Yorkshire set for highest house price rises of any region in England in 2021

Yorkshire is set for the biggest house price rise of any English region in 2021, research predicts, after the pandemic led to a “roller coaster year” for the housing market.
Leeds has had particularly high rates of growth at the end of 2020Leeds has had particularly high rates of growth at the end of 2020
Leeds has had particularly high rates of growth at the end of 2020

House prices in the region are expected to be 1.75 per cent higher than in 2020, compared to the national prediction of a one per cent rise.

This forecast is lower than recent growth, however, as prices in Yorkshire were up four per cent in October compared with the same period of 2019.

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In Leeds, this figure was 4.9 per cent, with the cost of a home averaging £174,400 in October, the third highest level of growth of any city and greater than the UK average rise of 3.5 per cent.

This is also up from annual house price growth of 2.6 per cent in Leeds this time last year.

Many anticipated this year would be a bumper year for the property market as activity ramped up in the wake of the general election.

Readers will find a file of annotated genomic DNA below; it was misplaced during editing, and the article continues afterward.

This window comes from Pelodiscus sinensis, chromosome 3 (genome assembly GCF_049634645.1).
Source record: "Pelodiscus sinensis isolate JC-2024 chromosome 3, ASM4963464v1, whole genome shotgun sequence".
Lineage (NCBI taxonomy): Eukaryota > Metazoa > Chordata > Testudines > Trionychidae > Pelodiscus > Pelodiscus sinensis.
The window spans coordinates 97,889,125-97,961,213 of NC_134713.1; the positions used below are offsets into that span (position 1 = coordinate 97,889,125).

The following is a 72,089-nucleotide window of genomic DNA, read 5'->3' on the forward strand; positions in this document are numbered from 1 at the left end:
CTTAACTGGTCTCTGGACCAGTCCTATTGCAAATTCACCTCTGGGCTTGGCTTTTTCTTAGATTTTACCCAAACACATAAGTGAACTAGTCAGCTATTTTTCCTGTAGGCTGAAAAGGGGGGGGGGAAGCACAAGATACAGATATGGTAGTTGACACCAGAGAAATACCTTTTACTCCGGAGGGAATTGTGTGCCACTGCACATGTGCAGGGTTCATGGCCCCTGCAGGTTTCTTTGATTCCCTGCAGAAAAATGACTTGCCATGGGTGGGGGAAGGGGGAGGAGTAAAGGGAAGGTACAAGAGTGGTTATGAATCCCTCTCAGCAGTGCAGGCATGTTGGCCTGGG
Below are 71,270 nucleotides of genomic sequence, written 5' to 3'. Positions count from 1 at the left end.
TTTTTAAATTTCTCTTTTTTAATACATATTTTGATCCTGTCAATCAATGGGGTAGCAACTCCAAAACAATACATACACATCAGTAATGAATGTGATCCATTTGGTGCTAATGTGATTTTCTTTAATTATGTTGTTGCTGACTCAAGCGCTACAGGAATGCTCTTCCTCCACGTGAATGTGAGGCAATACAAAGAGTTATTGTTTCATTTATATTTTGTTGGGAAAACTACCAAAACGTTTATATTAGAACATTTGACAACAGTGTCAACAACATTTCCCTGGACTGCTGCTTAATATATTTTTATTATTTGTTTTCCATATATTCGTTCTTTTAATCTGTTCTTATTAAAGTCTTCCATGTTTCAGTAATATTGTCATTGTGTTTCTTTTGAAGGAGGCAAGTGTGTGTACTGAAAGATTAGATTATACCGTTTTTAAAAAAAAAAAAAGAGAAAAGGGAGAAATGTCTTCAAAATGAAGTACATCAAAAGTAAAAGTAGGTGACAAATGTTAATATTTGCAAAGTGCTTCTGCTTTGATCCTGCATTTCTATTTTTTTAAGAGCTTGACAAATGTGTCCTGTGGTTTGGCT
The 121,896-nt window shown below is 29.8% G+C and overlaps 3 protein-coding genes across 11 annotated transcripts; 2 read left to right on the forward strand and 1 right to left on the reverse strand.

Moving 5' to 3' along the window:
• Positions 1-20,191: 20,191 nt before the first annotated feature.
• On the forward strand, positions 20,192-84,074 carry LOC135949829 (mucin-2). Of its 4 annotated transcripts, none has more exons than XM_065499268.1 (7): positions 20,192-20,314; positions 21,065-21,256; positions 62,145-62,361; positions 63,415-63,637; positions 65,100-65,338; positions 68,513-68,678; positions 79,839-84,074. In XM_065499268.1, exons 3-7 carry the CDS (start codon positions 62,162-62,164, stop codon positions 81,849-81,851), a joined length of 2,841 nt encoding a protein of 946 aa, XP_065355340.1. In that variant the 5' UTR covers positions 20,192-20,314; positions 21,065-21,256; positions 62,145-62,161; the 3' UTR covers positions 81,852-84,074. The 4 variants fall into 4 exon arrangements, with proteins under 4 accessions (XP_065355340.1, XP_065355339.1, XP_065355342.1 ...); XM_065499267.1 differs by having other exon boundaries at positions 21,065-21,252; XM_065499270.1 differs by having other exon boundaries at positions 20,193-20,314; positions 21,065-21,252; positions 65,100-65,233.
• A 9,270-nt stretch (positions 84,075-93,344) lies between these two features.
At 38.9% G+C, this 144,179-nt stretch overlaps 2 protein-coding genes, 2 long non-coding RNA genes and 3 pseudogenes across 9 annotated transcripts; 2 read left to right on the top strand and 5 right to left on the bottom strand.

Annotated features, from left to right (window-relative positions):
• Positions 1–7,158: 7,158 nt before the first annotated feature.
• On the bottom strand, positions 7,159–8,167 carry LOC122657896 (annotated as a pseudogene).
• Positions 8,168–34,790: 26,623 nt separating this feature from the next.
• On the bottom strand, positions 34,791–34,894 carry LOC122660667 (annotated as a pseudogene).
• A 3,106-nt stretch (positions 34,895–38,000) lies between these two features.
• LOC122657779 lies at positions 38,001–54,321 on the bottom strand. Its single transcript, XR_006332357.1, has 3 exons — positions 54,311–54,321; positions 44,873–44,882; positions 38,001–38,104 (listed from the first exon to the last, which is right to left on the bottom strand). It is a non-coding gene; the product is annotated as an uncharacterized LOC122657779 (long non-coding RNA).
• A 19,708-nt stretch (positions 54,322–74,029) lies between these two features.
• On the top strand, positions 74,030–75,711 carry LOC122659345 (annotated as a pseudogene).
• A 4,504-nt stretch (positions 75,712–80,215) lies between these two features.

While the Covid-19 pandemic meant a near-shutdown of the housing market in the second quarter, the rebound has resulted in what researchers described as a “remarkable turnaround”.

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The number of housing sales is currently more than a third higher than the previous year, the research from property listings site Zoopla found, with completed sales at the end of 2020 just six per cent shy of 2019 levels.

Richard Donnell, director of research and insight at Zoopla, said: “It has been a roller coaster year for the housing market which is ending on a strong note with demand and sales agreed still more than 30 per cent higher than this time last year.

“House price growth has hit a three-year high and is set to increase further in the short term.”

He added that the high volume of sales agreed this autumn will spill over as completed sales in 2021.

“It has been a remarkable turnaround and completed sales look set to fall just six per cent short of last year despite a two-month closure of the market in England.”

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